Health Savings Accounts (HSA) are a new tax-advantaged savings account— combined with a high deductible health plan—that individuals can use to pay for medical expenses.
HSAs have a few tax benefits that other medical savings accounts do not. “One of the major advantages,” according to Mike Hayes, EA “is that there is no ‘use it or lose it’ requirement” with HSAs. You don’t have to spend all the money by the end of the year. Coupled with that, HSAs are portable, so they stay with you even if you change employers.
Here are some more tax benefits of HSAs:
- Interest or other earnings are tax free,
- Distributions are tax free if used to pay qualified medical expenses,
- Contributions to HSAs are deductible even if you do not itemize, and
- Employer contributions to your HSA through a cafeteria plan are excluded from income.
There are some requirements to set up an HSA. To do so, you must have a high deductible health plan. For 2004, the minimum annual deductible is $1000 for a self-only plan and $2000 for a family plan. Additionally, you cannot be enrolled in Medicare, you cannot be claimed as a dependent on someone else’s tax return, and with limited exceptions, you cannot have other health coverage.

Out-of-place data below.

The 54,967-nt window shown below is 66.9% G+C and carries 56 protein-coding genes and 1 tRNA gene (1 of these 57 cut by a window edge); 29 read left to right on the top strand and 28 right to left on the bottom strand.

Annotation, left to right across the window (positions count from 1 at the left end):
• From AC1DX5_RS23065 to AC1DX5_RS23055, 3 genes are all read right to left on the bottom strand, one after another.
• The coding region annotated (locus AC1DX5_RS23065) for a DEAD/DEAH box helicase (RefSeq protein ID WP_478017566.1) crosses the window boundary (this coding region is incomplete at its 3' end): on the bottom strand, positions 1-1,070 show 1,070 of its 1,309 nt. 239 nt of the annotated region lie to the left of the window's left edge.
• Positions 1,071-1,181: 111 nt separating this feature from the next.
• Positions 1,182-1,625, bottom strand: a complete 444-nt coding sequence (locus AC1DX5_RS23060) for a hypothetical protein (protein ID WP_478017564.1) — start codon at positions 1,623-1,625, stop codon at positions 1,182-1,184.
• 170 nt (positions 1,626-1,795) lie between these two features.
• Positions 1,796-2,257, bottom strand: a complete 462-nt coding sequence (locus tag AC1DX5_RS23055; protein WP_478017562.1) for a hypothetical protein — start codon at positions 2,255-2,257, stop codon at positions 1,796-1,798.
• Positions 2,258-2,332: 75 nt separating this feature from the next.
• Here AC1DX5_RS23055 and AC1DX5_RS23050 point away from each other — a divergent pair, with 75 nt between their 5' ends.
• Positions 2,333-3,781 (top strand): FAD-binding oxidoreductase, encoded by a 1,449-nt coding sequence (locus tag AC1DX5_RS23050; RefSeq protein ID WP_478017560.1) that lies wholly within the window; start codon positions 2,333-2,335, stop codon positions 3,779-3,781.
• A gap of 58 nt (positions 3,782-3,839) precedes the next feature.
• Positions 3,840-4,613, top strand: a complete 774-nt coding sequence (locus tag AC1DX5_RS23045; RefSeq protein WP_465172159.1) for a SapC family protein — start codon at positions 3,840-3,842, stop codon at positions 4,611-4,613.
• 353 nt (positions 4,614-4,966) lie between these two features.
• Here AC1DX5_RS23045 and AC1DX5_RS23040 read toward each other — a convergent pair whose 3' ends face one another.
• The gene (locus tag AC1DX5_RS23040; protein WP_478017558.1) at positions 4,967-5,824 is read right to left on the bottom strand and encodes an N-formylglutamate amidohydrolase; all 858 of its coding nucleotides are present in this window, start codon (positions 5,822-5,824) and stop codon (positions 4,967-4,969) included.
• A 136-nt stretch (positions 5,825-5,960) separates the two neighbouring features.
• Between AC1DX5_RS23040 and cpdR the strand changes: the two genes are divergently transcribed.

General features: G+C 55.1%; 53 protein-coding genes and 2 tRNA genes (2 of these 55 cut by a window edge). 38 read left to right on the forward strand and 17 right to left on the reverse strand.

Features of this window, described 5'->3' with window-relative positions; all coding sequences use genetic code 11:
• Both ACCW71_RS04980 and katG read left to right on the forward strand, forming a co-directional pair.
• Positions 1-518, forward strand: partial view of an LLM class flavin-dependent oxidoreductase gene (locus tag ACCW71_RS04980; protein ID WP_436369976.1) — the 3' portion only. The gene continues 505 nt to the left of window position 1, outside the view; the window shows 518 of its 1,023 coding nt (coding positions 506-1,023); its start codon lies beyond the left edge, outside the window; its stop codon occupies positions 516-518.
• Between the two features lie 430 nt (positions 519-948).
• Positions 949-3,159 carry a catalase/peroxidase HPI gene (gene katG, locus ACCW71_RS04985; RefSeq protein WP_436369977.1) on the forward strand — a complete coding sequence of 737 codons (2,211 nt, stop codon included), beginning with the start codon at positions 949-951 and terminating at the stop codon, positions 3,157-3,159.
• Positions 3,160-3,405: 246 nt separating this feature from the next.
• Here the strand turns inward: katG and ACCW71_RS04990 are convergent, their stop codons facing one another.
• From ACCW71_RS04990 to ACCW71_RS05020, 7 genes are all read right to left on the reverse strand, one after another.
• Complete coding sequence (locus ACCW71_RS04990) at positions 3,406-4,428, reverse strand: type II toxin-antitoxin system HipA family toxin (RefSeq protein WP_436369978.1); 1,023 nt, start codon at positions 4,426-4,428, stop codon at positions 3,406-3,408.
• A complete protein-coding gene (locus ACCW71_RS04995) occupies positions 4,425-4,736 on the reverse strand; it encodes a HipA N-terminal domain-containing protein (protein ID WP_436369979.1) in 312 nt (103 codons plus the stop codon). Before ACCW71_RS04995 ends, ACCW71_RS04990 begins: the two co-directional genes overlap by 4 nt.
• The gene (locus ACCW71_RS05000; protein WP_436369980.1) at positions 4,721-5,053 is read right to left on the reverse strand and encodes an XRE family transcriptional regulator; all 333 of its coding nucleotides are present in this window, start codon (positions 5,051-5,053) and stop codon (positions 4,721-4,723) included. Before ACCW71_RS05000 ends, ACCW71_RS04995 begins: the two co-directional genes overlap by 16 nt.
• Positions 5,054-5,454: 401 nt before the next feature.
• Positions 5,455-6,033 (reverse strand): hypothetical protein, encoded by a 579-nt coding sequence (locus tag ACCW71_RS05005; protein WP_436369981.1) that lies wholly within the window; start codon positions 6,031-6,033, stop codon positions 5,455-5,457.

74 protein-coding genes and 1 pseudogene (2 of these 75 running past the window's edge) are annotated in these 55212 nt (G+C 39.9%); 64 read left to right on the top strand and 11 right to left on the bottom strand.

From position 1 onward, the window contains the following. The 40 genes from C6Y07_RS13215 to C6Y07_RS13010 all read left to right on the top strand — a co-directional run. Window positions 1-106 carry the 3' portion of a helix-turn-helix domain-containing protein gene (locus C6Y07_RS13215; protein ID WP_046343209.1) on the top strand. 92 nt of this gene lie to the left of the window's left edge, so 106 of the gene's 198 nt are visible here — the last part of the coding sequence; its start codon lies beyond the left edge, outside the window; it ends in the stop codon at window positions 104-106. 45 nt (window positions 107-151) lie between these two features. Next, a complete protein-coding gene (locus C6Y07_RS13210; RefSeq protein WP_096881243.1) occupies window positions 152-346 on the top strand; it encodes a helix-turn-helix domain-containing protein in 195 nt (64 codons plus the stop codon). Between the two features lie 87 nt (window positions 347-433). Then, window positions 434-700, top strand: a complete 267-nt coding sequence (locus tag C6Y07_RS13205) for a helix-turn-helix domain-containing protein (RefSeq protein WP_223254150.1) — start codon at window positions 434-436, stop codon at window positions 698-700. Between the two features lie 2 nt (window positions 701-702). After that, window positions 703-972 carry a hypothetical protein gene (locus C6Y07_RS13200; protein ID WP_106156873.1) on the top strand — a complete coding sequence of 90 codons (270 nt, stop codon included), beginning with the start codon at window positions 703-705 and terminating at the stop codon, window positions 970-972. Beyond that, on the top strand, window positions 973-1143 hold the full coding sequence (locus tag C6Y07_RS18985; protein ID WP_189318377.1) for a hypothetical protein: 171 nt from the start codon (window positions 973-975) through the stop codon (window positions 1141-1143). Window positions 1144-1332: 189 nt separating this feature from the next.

The maximum contribution for 2004 is the lower of your insurance policy’s deductible or $2600 ($2650 for 2005) for a self-only plan and $5150 ($5250 for 2005) for a family plan. You can make contributions to an HSA for 2004 until April 15, 2005, so there’s still time to set up an account.
Contact an Enrolled Agent for additional information about a health savings account and how it may benefit your tax situation. For more information about Enrolled Agents, contact Margaret Mitchell at 202-822-6232, or by e-mail at [email protected]. Log on to NAEA’s website at www.naea.org to find a qualified Enrolled Agent in your area who can assist you with your tax situation.